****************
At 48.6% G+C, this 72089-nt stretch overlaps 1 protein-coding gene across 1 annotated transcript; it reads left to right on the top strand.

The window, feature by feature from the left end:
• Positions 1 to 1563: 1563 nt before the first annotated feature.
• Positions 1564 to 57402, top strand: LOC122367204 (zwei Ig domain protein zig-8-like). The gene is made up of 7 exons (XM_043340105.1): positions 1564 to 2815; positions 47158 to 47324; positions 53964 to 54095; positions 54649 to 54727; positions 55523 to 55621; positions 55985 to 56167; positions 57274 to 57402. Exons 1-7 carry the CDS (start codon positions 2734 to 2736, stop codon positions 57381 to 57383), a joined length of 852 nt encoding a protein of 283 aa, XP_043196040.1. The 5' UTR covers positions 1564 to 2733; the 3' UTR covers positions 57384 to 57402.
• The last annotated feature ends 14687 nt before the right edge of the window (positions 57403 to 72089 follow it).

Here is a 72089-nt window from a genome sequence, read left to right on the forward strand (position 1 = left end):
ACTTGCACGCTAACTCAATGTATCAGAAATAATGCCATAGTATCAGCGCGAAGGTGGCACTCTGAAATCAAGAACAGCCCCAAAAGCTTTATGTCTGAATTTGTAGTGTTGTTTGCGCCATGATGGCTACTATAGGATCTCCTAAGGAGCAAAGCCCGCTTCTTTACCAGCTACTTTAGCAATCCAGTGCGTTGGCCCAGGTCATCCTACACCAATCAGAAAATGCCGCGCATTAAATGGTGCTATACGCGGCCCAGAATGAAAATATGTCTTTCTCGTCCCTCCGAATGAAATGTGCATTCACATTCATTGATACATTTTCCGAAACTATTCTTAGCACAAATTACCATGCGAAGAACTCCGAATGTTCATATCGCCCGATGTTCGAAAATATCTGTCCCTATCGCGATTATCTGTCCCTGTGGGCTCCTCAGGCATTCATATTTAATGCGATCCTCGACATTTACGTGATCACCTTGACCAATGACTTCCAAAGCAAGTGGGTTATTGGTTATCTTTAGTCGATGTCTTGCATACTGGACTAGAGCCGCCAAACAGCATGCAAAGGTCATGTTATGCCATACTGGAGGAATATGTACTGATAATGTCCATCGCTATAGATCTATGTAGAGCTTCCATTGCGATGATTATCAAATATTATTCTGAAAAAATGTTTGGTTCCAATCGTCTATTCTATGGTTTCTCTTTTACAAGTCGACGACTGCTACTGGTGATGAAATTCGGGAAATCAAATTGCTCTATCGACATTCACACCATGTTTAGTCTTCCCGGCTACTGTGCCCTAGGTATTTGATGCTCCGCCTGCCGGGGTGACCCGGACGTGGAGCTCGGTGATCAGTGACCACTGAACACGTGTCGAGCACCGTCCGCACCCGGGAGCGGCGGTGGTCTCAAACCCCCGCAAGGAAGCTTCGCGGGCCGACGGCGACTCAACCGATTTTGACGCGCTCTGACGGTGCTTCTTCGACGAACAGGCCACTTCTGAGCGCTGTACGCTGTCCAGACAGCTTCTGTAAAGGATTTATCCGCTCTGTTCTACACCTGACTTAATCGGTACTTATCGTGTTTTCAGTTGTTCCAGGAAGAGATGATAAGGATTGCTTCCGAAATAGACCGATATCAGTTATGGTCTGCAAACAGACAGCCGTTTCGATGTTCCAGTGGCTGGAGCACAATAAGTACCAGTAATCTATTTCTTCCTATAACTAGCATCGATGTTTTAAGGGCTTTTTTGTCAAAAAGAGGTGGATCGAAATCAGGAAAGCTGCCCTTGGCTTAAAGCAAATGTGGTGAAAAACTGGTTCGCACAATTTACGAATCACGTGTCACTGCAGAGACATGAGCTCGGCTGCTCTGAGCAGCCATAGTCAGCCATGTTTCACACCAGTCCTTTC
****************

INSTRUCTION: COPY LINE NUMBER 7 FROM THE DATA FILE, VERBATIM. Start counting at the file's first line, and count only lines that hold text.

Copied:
ACTTGCACGCTAACTCAATGTATCAGAAATAATGCCATAGTATCAGCGCGAAGGTGGCACTCTGAAATCAAGAACAGCCCCAAAAGCTTTATGTCTGAATTTGTAGTGTTGTTTGCGCCATGATGGCTACTATAGGATCTCCTAAGGAGCAAAGCCCGCTTCTTTACCAGCTACTTTAGCAATCCAGTGCGTTGGCCCAGGTCATCCTACACCAATCAGAAAATGCCGCGCATTAAATGGTGCTATACGCGGCCCAGAATGAAAATATGTCTTTCTCGTCCCTCCGAATGAAATGTGCATTCACATTCATTGATACATTTTCCGAAACTATTCTTAGCACAAATTACCATGCGAAGAACTCCGAATGTTCATATCGCCCGATGTTCGAAAATATCTGTCCCTATCGCGATTATCTGTCCCTGTGGGCTCCTCAGGCATTCATATTTAATGCGATCCTCGACATTTACGTGATCACCTTGACCAATGACTTCCAAAGCAAGTGGGTTATTGGTTATCTTTAGTCGATGTCTTGCATACTGGACTAGAGCCGCCAAACAGCATGCAAAGGTCATGTTATGCCATACTGGAGGAATATGTACTGATAATGTCCATCGCTATAGATCTATGTAGAGCTTCCATTGCGATGATTATCAAATATTATTCTGAAAAAATGTTTGGTTCCAATCGTCTATTCTATGGTTTCTCTTTTACAAGTCGACGACTGCTACTGGTGATGAAATTCGGGAAATCAAATTGCTCTATCGACATTCACACCATGTTTAGTCTTCCCGGCTACTGTGCCCTAGGTATTTGATGCTCCGCCTGCCGGGGTGACCCGGACGTGGAGCTCGGTGATCAGTGACCACTGAACACGTGTCGAGCACCGTCCGCACCCGGGAGCGGCGGTGGTCTCAAACCCCCGCAAGGAAGCTTCGCGGGCCGACGGCGACTCAACCGATTTTGACGCGCTCTGACGGTGCTTCTTCGACGAACAGGCCACTTCTGAGCGCTGTACGCTGTCCAGACAGCTTCTGTAAAGGATTTATCCGCTCTGTTCTACACCTGACTTAATCGGTACTTATCGTGTTTTCAGTTGTTCCAGGAAGAGATGATAAGGATTGCTTCCGAAATAGACCGATATCAGTTATGGTCTGCAAACAGACAGCCGTTTCGATGTTCCAGTGGCTGGAGCACAATAAGTACCAGTAATCTATTTCTTCCTATAACTAGCATCGATGTTTTAAGGGCTTTTTTGTCAAAAAGAGGTGGATCGAAATCAGGAAAGCTGCCCTTGGCTTAAAGCAAATGTGGTGAAAAACTGGTTCGCACAATTTACGAATCACGTGTCACTGCAGAGACATGAGCTCGGCTGCTCTGAGCAGCCATAGTCAGCCATGTTTCACACCAGTCCTTTC